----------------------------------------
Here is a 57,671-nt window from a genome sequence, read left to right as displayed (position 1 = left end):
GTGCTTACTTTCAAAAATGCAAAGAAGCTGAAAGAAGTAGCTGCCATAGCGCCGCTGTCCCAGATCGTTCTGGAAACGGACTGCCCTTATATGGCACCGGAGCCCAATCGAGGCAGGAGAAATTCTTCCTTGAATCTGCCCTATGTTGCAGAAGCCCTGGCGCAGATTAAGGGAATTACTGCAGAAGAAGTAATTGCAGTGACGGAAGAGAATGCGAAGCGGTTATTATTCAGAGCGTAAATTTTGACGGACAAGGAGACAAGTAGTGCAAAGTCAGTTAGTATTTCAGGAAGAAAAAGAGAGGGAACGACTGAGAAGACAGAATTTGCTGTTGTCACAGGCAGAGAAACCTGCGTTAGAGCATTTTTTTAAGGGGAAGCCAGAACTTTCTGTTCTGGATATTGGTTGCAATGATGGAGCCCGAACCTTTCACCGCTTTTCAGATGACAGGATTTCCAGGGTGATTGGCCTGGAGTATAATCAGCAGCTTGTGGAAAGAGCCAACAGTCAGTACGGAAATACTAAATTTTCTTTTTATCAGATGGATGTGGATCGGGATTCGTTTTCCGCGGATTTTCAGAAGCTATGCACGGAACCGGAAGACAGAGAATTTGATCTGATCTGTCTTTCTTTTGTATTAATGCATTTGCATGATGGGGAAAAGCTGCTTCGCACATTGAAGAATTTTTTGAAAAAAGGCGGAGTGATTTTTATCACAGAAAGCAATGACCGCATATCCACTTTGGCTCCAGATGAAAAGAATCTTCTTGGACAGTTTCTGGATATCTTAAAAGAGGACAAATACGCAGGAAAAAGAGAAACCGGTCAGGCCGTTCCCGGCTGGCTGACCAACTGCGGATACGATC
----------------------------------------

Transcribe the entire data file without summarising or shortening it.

Here is a 57,671-nt window from a genome sequence, read left to right as displayed (position 1 = left end):
GTGCTTACTTTCAAAAATGCAAAGAAGCTGAAAGAAGTAGCTGCCATAGCGCCGCTGTCCCAGATCGTTCTGGAAACGGACTGCCCTTATATGGCACCGGAGCCCAATCGAGGCAGGAGAAATTCTTCCTTGAATCTGCCCTATGTTGCAGAAGCCCTGGCGCAGATTAAGGGAATTACTGCAGAAGAAGTAATTGCAGTGACGGAAGAGAATGCGAAGCGGTTATTATTCAGAGCGTAAATTTTGACGGACAAGGAGACAAGTAGTGCAAAGTCAGTTAGTATTTCAGGAAGAAAAAGAGAGGGAACGACTGAGAAGACAGAATTTGCTGTTGTCACAGGCAGAGAAACCTGCGTTAGAGCATTTTTTTAAGGGGAAGCCAGAACTTTCTGTTCTGGATATTGGTTGCAATGATGGAGCCCGAACCTTTCACCGCTTTTCAGATGACAGGATTTCCAGGGTGATTGGCCTGGAGTATAATCAGCAGCTTGTGGAAAGAGCCAACAGTCAGTACGGAAATACTAAATTTTCTTTTTATCAGATGGATGTGGATCGGGATTCGTTTTCCGCGGATTTTCAGAAGCTATGCACGGAACCGGAAGACAGAGAATTTGATCTGATCTGTCTTTCTTTTGTATTAATGCATTTGCATGATGGGGAAAAGCTGCTTCGCACATTGAAGAATTTTTTGAAAAAAGGCGGAGTGATTTTTATCACAGAAAGCAATGACCGCATATCCACTTTGGCTCCAGATGAAAAGAATCTTCTTGGACAGTTTCTGGATATCTTAAAAGAGGACAAATACGCAGGAAAAAGAGAAACCGGTCAGGCCGTTCCCGGCTGGCTGACCAACTGCGGATACGATC